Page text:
Commercial software development by multi-billion-dollar companies is a kind of virtuous spiral, Sannier argued: competing for business and customer satisfaction, leveraging what he called the new "industrial model" of efficient and fast software development to introduce a constant stream of innovations and ever more secure and efficient code. Community-source projects for such standard applications as financial accounting can't help but remain an inefficient, underfunded cottage industry, he said. "That's my philosophy," he added.

"It makes sense. Until you realize the fallacy of it," Wheeler replied, sparking a laugh from the audience. "By the time you pay the [commercial] license fees, you're in a monopoly situation with that vendor. And the values [of vendor and education customer] then diverge," he continued.

A small group of commercial vendors inevitably and effectively "monopolize" an institution's application when one product is installed, Wheeler argued. They then have wide power to raise prices and resist costly product changes because they have a "moral responsibility" to earn a profit for their shareholders and because it's too costly for institutions to change ERP vendors. When Indiana University's student population increased just over the number for one licensed product, the vendor forced a costly license upgrade.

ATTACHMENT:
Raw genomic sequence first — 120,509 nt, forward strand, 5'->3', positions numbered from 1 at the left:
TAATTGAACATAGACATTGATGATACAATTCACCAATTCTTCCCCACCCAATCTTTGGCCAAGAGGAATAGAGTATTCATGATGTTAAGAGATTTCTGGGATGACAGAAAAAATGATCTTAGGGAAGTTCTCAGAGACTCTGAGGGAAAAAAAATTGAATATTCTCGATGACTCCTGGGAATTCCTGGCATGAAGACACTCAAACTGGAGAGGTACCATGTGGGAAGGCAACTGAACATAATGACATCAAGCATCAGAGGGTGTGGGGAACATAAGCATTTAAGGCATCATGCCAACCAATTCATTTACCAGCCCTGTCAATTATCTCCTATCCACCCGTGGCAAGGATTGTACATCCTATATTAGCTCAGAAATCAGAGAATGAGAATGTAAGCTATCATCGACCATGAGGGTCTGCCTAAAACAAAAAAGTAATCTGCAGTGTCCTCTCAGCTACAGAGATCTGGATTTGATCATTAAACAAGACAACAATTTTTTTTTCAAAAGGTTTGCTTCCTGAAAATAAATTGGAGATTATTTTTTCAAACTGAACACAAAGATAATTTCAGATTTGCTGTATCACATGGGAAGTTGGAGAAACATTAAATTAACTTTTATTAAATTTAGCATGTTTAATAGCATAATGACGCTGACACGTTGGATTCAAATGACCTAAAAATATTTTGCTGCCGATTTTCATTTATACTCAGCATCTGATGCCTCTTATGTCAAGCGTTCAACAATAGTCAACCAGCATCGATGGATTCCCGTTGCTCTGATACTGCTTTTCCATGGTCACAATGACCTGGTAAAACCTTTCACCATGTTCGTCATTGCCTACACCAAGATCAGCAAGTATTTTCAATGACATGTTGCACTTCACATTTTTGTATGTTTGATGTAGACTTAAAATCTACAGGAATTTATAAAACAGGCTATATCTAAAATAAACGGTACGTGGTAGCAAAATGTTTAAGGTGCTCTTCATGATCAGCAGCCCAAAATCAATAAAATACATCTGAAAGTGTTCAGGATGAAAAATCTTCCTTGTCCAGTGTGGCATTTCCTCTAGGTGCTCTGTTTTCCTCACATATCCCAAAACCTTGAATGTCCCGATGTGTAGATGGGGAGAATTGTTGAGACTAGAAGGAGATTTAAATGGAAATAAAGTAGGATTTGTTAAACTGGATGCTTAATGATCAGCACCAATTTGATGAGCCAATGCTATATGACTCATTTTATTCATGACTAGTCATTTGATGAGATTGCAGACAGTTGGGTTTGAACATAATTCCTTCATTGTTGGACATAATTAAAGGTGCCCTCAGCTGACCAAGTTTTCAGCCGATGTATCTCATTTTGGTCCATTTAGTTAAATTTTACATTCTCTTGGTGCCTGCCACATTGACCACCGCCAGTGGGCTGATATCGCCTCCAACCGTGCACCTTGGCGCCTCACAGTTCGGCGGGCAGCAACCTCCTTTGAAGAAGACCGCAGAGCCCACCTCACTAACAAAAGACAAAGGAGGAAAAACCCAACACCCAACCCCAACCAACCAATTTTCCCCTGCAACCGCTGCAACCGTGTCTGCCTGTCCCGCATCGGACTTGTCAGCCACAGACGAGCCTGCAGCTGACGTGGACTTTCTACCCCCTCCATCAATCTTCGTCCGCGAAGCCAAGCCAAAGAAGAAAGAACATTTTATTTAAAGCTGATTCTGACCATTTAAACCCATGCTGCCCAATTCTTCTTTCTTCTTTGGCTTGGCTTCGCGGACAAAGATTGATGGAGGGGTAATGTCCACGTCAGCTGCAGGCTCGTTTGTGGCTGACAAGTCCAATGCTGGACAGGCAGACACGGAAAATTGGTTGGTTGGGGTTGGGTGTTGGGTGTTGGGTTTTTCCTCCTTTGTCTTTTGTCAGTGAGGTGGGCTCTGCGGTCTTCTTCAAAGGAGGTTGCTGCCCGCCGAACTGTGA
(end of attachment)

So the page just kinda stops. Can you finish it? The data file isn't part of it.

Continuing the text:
"Brad, I can't help you with your skill, or lack of skill, in negotiating software contracts," Sannier said, almost apologetically -- drawing laugh from Wheeler and the audience. "There is nothing special about higher-education financials unless we make it so."

Institutions should forget open source attempts to replicate applications like financials, and instead concentrate on applications that are central to the core mission of the school, such as learning management and student information systems, Sannier insisted. "We've learned that by investing in [our] software design, you're paring down your installation and operational costs," Wheeler countered.

Those savings will be consumed by the consulting fees paid to deploy community-source enterprise applications, Sannier predicted. "The consultants who help you are like bartenders serving drunks."

Both men agreed about the importance of the rise of information services hosted by cloud-based providers. ASU was one of the first to work with Google to outsource student e-mail to Google's online Gmail service, and Indiana followed that lead. "But there are some areas where we should build it ourselves and own it, or own the data but contract it to a hosted service," Wheeler said.

"I found a lot of truth in both sides," said Brian Bennett, a Carnegie Mellon University IT staffperson, who's just taken the new title and full-time job of documentation and training coordinator for the community-source Kuali Student project.

Bennett agrees with Sannier that IT often is tempted to overemphasize its industry's special requirements. But he also agrees with Wheeler that software vendors can display predatory, monopolistic practices once entrenched as the vendor-of-choice. "With community-source [software], no one will pull the rug out from under you," he said.